One of the most collected conductors is Leonard Bernstein, although, as with Gould, his vinyl records, such as those with the New York Philharmonic, are widely available. Bernstein released 72 different vinyl records from 1933 to 1959, but film fans often gravitate to his recordings of "On the Waterfront" or "West Side Story." Other movie-and-classical-music fans look for the collaborations between composer and conductor Bernard Herrmann and director Alfred Hitchcock—Herrmann scored such classics as "North By Northwest" and "Psycho."
In a league of his own is Eugene Ormandy, who spent almost half a century with the Philadelphia Orchestra, with whom he made hundreds of records on labels from RCA Victor Red Seal to Columbia Masterworks, although the quality of the music on his later recordings with EMI/Angel is not considered as strong as his work in the 1950s and '60s.
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Nonesuch President Bob Hurwitz Gives Keynote Address for Mannes College ...Nonesuch Records, May 23rd
We read or hear stories, on a daily basis, about orchestras fighting for survival, about the collapse of the classical record business, about how young conservatory-trained musicians are now banding together to form modern music ensembles, or play in...Read more
For 2nd time, Missouri Benedictine nuns have top classical albumCatholic Culture, May 23rd
“Angels and Saints at Ephesus,” a new album released by the Benedictines of Mary, Queen of Apostles, has debuted at the top position on the Billboard traditional classical albums chart. “Advent at Ephesus,” an earlier album, also reached the top...Read more
John Cooper Clarke, poet – portrait of the artistThe Guardian, May 21st
Whenever I hear someone from the pop world choose a classical record on Desert Island Discs, I always think: "You lying bastard." Who would play you in the film of your life? Johnny Depp. He owes me one after Edward Scissorhands: he pinched my whole...Read more
WTJU's 'Gamut' marks 1000th show Wednesday with three-hour fund driveThe Daily Progress, May 19th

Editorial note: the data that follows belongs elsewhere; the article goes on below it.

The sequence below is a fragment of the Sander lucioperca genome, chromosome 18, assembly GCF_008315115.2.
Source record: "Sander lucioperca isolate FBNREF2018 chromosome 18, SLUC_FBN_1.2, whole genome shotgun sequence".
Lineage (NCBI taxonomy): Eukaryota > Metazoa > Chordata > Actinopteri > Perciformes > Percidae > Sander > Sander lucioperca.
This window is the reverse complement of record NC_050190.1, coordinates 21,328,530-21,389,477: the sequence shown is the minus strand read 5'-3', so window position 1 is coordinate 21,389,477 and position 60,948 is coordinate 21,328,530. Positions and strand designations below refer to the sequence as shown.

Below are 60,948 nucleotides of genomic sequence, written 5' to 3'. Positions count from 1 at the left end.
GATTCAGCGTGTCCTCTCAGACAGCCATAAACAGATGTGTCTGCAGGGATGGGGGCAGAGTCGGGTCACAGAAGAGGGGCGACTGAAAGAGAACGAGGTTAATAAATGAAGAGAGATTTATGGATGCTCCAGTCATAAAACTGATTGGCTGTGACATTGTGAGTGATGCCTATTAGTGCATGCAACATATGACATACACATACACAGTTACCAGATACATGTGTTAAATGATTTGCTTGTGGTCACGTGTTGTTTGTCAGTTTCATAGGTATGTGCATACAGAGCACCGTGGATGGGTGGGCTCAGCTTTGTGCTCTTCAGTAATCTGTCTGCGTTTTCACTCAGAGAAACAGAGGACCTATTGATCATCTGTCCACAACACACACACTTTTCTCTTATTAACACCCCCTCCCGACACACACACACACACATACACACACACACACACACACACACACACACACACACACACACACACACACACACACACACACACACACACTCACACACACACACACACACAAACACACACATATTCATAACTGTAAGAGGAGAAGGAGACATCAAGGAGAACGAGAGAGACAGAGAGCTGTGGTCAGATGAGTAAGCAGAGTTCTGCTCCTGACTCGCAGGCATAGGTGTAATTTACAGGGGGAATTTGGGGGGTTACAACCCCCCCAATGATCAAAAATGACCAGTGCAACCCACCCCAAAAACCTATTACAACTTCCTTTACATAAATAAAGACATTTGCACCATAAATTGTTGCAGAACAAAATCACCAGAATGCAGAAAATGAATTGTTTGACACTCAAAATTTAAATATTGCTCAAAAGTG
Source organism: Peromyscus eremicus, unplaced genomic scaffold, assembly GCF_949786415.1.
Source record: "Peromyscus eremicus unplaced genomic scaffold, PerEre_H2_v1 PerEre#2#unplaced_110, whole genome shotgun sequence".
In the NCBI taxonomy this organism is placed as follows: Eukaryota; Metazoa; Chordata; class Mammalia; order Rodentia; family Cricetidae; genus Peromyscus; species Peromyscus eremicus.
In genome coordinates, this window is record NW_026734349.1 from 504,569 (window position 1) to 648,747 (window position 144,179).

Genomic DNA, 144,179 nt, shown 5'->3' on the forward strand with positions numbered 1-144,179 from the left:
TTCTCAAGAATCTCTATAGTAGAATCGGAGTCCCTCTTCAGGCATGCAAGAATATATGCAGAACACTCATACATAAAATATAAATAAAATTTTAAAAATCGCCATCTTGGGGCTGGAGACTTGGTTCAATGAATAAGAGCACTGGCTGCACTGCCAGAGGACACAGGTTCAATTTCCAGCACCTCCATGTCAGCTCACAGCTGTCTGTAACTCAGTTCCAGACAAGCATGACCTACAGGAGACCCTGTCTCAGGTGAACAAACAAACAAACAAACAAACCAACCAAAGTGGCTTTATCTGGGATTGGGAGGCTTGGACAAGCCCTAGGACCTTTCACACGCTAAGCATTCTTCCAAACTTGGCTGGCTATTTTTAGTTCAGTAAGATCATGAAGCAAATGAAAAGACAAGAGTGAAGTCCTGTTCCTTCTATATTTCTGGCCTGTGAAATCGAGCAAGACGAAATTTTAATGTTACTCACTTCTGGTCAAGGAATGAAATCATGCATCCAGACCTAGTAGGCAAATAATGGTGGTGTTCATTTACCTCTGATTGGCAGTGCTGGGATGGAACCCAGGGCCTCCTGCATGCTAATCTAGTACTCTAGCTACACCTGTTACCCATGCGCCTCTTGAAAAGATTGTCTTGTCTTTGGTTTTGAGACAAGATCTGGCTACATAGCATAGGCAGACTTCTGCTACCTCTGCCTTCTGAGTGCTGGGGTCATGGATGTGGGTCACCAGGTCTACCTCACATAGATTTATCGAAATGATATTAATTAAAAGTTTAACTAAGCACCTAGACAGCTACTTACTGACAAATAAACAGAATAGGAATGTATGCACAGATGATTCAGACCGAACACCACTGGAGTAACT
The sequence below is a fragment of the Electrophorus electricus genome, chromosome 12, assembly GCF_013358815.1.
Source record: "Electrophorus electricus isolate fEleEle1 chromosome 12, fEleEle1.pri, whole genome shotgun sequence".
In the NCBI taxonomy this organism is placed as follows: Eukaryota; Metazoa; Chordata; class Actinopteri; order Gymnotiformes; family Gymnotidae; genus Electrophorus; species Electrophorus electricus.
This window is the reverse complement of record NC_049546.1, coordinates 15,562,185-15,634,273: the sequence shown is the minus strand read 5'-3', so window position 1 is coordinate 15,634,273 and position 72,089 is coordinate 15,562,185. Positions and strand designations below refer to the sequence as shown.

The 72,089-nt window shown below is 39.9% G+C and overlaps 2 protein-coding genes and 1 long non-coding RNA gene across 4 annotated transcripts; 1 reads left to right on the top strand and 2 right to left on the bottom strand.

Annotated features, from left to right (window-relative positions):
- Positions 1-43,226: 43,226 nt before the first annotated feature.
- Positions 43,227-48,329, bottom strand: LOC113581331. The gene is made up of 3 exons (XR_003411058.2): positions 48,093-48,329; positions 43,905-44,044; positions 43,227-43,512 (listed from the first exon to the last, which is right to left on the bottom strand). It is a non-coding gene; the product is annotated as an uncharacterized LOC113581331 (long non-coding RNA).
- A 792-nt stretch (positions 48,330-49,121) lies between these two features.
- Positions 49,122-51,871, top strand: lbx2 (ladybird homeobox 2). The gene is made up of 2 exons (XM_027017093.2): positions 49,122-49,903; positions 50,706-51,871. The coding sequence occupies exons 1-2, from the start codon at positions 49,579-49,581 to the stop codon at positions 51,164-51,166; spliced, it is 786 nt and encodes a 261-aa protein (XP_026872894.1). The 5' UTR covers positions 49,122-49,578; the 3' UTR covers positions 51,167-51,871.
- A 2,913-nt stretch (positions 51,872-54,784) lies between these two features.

Soon after starting the show, Graves decided that he wouldn't repeat a work until he got through his extensive private collection of classical music. He had amassed a large part of the collection while working for a classical record label that was part...Read more
Angelina Jolie used disguises to keep surgery secret, sources sayChicago Sun-Times, May 15th
VINYL VORTEX: Kudos to my old pal Bob Craig, the force behind the Midwest Classical Record Show, taking place Saturday at the Holiday Inn North Shore in Skokie. It's an event for anyone who loves classical music, and many of the records go for $1 to $5...Read more
Music by the people finds its voiceThe Australian, May 15th
"No record company would ever spend $200,000 making a classical record," she says. "It's really unheard of. Only somebody like me would be stupid enough to do that." It helps, of course, that Schneider brings a formidable reputation to these occasions...Read more
'Taking Five' to recall two musical passingsLake Geneva Regional News, May 7th
He was the 23-year-old Texan who won the International Tchaikovsky piano competition in Moscow in 1958, becoming an American hero. His recording of the "First Piano Concerto" was the first million-selling classical record, eventually reaching more than...Read more
Greenville Symphony conductor carries on grand legacyGreenville News, April 27th
His recordings of Tchaikovsky evoke an almost ecstatic response among classical record collectors. Writing of Mravinsky's legendary 1960 recording of Tchaikovsky's Symphonies Nos. 4-6, the English musicologist David Fanning colorfully summed up the...Read more